Movie Review: The Desert Fox (1951)

The Desert Fox (1951)

4 out of 5 stars

I nearly jumped for joy when DirecTV announced the arrival of a ‘new’ HD channel to their line-up:  TCM (Turner Classic Movies).  I much prefer to watch ‘old’ movies when I get a chance.  Just like ‘old’ books, there are so many lost gems to be found, read (or watched).  I spent thirty minutes scrolling through two weeks worth of schedule, seeking the four and five star treasures among the chaff of late night B (or C) 1950s science fiction or horror films.  By the way, if you’re a Johnny Weismuller fan, you might want to check out this Friday’s Tarzan marathon. But I digress.

One of the first movies I flagged to record happened to be The Desert Fox.  I knew some of the highlights of Rommel‘s military career as a field marshal, especially in North Africa, and his mysteriously in congruent and quiet death late in World War II.  Released just six years after the war ended, 20th Century Fox took a risk in filming from the point of view of the enemy, albeit of a highly and widely respected man.

I thought the film held up well (being over sixty years old now).  Jessica Tandy gave a superb and convincing  portrayal of Rommel’s wife as well as James Mason as Rommel.  Actual vintage war footage appeared throughout the film, include a brief clip of Eisenhower addressing the troops, presumably on D-Day.

And speaking of D-Day, the musical score during the war footage flashback montage started off with the Air Force anthem, ‘Off We Go Into the Wild Blue Yonder’ (when depicting the air raids), and switched to the Nay anthem, ‘Anchors Aweigh’ (when depicting the mighty guns of the battleships pounding the European coast).  I did not discern either the Army song or the Marine’s Hymn, but probably just lost track of the melodies amidst the bombardments.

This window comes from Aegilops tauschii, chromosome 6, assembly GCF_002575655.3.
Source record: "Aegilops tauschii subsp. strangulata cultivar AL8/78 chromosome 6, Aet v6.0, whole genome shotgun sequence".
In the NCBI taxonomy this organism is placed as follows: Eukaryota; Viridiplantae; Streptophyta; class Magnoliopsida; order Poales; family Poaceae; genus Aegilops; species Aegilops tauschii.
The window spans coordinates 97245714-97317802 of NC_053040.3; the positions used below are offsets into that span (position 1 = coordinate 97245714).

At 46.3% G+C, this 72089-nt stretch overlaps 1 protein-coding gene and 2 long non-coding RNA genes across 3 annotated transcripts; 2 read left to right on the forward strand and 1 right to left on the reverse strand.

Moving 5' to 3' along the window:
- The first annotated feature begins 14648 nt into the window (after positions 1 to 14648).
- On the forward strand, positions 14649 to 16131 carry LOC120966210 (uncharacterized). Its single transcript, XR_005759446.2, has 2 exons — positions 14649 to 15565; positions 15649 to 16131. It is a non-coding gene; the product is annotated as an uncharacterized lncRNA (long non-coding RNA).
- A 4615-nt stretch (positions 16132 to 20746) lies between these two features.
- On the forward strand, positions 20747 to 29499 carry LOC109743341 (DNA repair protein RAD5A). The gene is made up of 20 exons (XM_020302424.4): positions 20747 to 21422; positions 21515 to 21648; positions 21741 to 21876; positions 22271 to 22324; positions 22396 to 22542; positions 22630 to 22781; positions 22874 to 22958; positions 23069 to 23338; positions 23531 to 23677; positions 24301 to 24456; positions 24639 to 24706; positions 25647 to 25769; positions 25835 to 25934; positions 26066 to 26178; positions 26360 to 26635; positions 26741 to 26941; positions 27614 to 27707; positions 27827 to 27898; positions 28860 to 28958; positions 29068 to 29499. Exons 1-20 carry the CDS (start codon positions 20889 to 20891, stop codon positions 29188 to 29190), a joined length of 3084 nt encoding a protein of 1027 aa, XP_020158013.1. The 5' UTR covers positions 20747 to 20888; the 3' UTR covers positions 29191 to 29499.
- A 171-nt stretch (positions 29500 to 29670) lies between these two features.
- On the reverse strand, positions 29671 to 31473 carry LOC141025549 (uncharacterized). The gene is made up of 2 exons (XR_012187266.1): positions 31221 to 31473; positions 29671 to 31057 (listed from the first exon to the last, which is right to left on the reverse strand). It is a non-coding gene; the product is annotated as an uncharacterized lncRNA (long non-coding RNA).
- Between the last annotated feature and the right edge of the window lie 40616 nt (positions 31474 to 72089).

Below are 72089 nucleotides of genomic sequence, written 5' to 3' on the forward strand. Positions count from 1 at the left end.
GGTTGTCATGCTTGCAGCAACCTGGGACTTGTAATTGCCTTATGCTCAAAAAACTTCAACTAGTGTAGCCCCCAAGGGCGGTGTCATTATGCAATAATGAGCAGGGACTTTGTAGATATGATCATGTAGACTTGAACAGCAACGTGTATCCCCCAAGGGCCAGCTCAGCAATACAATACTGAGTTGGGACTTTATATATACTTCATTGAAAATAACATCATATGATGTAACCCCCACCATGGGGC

I have added Desmond Young’s biography of Rommel to my ‘To Read’ list.  Unfortunately, it’s not yet available (and may never be made available) in ebook format, but my local library in Leavenworth has a hardcover print copy available and waiting for me on the shelf.  It seems to be surprisingly short (under three hundred pages), so would make a quick read on a weekend.  A bit of trivia as respects the movie, The Desert Fox: the author, Desmond Young, appeared in the film as himself.  He actually met Rommel, briefly, as a soldier in the Indian Army, when he became  a prisoner of war in the North African theater.